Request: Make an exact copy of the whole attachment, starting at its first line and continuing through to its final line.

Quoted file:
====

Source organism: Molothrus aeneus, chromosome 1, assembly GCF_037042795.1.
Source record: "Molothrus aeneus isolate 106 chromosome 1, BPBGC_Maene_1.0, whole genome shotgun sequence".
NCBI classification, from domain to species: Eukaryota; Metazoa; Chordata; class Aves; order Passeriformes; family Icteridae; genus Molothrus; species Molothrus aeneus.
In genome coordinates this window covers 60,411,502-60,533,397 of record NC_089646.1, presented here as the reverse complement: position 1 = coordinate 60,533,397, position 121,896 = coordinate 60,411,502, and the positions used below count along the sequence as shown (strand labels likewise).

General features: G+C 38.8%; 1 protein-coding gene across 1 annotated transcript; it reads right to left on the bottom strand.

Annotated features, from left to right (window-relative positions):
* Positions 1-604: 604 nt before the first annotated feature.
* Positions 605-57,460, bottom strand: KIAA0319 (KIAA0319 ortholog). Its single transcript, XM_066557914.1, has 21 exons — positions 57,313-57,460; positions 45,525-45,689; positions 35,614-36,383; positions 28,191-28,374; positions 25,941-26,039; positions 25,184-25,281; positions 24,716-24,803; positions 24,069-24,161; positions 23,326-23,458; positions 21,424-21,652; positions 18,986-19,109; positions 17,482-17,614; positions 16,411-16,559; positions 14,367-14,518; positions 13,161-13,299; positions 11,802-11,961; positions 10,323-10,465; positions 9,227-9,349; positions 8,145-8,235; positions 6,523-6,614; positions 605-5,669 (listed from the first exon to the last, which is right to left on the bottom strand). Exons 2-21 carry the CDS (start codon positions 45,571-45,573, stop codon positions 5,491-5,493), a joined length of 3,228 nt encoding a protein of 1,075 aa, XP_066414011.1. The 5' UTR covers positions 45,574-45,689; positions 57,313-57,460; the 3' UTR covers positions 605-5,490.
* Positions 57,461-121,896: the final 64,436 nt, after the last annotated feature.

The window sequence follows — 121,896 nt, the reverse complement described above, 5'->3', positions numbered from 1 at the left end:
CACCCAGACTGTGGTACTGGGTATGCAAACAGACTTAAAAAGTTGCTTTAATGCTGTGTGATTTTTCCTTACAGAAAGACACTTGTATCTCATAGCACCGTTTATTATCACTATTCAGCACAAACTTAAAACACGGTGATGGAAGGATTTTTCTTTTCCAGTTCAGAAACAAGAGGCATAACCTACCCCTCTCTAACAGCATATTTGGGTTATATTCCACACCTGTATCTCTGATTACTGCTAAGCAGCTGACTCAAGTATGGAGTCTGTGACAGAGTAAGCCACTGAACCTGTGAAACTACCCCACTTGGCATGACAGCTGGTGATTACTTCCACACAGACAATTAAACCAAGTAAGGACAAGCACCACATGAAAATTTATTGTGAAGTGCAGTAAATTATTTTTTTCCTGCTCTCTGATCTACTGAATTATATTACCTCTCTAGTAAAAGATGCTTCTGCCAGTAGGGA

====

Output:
Source organism: Molothrus aeneus, chromosome 1, assembly GCF_037042795.1.
Source record: "Molothrus aeneus isolate 106 chromosome 1, BPBGC_Maene_1.0, whole genome shotgun sequence".
NCBI classification, from domain to species: Eukaryota; Metazoa; Chordata; class Aves; order Passeriformes; family Icteridae; genus Molothrus; species Molothrus aeneus.
In genome coordinates this window covers 60,411,502-60,533,397 of record NC_089646.1, presented here as the reverse complement: position 1 = coordinate 60,533,397, position 121,896 = coordinate 60,411,502, and the positions used below count along the sequence as shown (strand labels likewise).

General features: G+C 38.8%; 1 protein-coding gene across 1 annotated transcript; it reads right to left on the bottom strand.

Annotated features, from left to right (window-relative positions):
* Positions 1-604: 604 nt before the first annotated feature.
* Positions 605-57,460, bottom strand: KIAA0319 (KIAA0319 ortholog). Its single transcript, XM_066557914.1, has 21 exons — positions 57,313-57,460; positions 45,525-45,689; positions 35,614-36,383; positions 28,191-28,374; positions 25,941-26,039; positions 25,184-25,281; positions 24,716-24,803; positions 24,069-24,161; positions 23,326-23,458; positions 21,424-21,652; positions 18,986-19,109; positions 17,482-17,614; positions 16,411-16,559; positions 14,367-14,518; positions 13,161-13,299; positions 11,802-11,961; positions 10,323-10,465; positions 9,227-9,349; positions 8,145-8,235; positions 6,523-6,614; positions 605-5,669 (listed from the first exon to the last, which is right to left on the bottom strand). Exons 2-21 carry the CDS (start codon positions 45,571-45,573, stop codon positions 5,491-5,493), a joined length of 3,228 nt encoding a protein of 1,075 aa, XP_066414011.1. The 5' UTR covers positions 45,574-45,689; positions 57,313-57,460; the 3' UTR covers positions 605-5,490.
* Positions 57,461-121,896: the final 64,436 nt, after the last annotated feature.

The window sequence follows — 121,896 nt, the reverse complement described above, 5'->3', positions numbered from 1 at the left end:
CACCCAGACTGTGGTACTGGGTATGCAAACAGACTTAAAAAGTTGCTTTAATGCTGTGTGATTTTTCCTTACAGAAAGACACTTGTATCTCATAGCACCGTTTATTATCACTATTCAGCACAAACTTAAAACACGGTGATGGAAGGATTTTTCTTTTCCAGTTCAGAAACAAGAGGCATAACCTACCCCTCTCTAACAGCATATTTGGGTTATATTCCACACCTGTATCTCTGATTACTGCTAAGCAGCTGACTCAAGTATGGAGTCTGTGACAGAGTAAGCCACTGAACCTGTGAAACTACCCCACTTGGCATGACAGCTGGTGATTACTTCCACACAGACAATTAAACCAAGTAAGGACAAGCACCACATGAAAATTTATTGTGAAGTGCAGTAAATTATTTTTTTCCTGCTCTCTGATCTACTGAATTATATTACCTCTCTAGTAAAAGATGCTTCTGCCAGTAGGGA